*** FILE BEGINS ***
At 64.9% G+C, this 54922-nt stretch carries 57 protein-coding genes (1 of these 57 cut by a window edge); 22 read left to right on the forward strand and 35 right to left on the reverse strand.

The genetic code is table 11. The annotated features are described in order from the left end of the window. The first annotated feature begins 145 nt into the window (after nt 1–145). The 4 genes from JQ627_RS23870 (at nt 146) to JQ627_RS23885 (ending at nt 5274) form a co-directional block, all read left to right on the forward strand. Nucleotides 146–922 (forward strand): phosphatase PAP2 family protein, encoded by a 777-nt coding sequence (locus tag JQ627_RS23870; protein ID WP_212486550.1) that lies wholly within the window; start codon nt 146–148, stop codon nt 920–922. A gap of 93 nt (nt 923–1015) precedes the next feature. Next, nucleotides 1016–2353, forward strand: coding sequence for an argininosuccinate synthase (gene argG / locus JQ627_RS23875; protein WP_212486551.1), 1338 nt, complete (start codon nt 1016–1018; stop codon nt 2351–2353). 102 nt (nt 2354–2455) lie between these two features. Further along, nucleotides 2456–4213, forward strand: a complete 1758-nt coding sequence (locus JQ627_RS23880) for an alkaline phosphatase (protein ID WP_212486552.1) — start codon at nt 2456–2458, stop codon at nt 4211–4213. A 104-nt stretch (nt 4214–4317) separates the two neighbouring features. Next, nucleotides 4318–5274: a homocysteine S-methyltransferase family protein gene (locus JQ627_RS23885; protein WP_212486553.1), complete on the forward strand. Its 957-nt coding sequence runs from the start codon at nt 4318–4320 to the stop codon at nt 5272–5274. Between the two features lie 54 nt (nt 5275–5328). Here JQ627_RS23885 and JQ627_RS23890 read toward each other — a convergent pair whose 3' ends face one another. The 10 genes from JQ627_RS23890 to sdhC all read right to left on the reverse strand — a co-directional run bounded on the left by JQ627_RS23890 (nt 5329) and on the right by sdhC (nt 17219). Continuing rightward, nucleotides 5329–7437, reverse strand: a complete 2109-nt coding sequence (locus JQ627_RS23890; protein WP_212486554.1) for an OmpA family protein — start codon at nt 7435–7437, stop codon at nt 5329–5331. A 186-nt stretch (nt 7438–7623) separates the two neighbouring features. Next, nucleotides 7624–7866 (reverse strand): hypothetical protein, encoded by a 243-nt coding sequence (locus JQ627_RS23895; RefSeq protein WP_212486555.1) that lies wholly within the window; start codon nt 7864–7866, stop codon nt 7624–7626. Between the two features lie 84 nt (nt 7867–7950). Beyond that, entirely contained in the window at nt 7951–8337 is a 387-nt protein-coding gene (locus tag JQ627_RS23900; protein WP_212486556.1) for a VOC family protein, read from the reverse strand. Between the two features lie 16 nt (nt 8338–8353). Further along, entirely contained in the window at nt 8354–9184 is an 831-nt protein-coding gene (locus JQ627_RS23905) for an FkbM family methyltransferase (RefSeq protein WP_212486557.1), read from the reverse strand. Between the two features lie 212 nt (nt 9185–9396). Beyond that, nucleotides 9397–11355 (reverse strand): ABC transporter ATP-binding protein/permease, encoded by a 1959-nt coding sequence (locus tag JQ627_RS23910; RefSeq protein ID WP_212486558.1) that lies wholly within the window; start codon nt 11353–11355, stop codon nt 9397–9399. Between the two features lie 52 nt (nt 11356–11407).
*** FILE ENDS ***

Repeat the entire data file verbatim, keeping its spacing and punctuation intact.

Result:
At 64.9% G+C, this 54922-nt stretch carries 57 protein-coding genes (1 of these 57 cut by a window edge); 22 read left to right on the forward strand and 35 right to left on the reverse strand.

The genetic code is table 11. The annotated features are described in order from the left end of the window. The first annotated feature begins 145 nt into the window (after nt 1–145). The 4 genes from JQ627_RS23870 (at nt 146) to JQ627_RS23885 (ending at nt 5274) form a co-directional block, all read left to right on the forward strand. Nucleotides 146–922 (forward strand): phosphatase PAP2 family protein, encoded by a 777-nt coding sequence (locus tag JQ627_RS23870; protein ID WP_212486550.1) that lies wholly within the window; start codon nt 146–148, stop codon nt 920–922. A gap of 93 nt (nt 923–1015) precedes the next feature. Next, nucleotides 1016–2353, forward strand: coding sequence for an argininosuccinate synthase (gene argG / locus JQ627_RS23875; protein WP_212486551.1), 1338 nt, complete (start codon nt 1016–1018; stop codon nt 2351–2353). 102 nt (nt 2354–2455) lie between these two features. Further along, nucleotides 2456–4213, forward strand: a complete 1758-nt coding sequence (locus JQ627_RS23880) for an alkaline phosphatase (protein ID WP_212486552.1) — start codon at nt 2456–2458, stop codon at nt 4211–4213. A 104-nt stretch (nt 4214–4317) separates the two neighbouring features. Next, nucleotides 4318–5274: a homocysteine S-methyltransferase family protein gene (locus JQ627_RS23885; protein WP_212486553.1), complete on the forward strand. Its 957-nt coding sequence runs from the start codon at nt 4318–4320 to the stop codon at nt 5272–5274. Between the two features lie 54 nt (nt 5275–5328). Here JQ627_RS23885 and JQ627_RS23890 read toward each other — a convergent pair whose 3' ends face one another. The 10 genes from JQ627_RS23890 to sdhC all read right to left on the reverse strand — a co-directional run bounded on the left by JQ627_RS23890 (nt 5329) and on the right by sdhC (nt 17219). Continuing rightward, nucleotides 5329–7437, reverse strand: a complete 2109-nt coding sequence (locus JQ627_RS23890; protein WP_212486554.1) for an OmpA family protein — start codon at nt 7435–7437, stop codon at nt 5329–5331. A 186-nt stretch (nt 7438–7623) separates the two neighbouring features. Next, nucleotides 7624–7866 (reverse strand): hypothetical protein, encoded by a 243-nt coding sequence (locus JQ627_RS23895; RefSeq protein WP_212486555.1) that lies wholly within the window; start codon nt 7864–7866, stop codon nt 7624–7626. Between the two features lie 84 nt (nt 7867–7950). Beyond that, entirely contained in the window at nt 7951–8337 is a 387-nt protein-coding gene (locus tag JQ627_RS23900; protein WP_212486556.1) for a VOC family protein, read from the reverse strand. Between the two features lie 16 nt (nt 8338–8353). Further along, entirely contained in the window at nt 8354–9184 is an 831-nt protein-coding gene (locus JQ627_RS23905) for an FkbM family methyltransferase (RefSeq protein WP_212486557.1), read from the reverse strand. Between the two features lie 212 nt (nt 9185–9396). Beyond that, nucleotides 9397–11355 (reverse strand): ABC transporter ATP-binding protein/permease, encoded by a 1959-nt coding sequence (locus tag JQ627_RS23910; RefSeq protein ID WP_212486558.1) that lies wholly within the window; start codon nt 11353–11355, stop codon nt 9397–9399. Between the two features lie 52 nt (nt 11356–11407).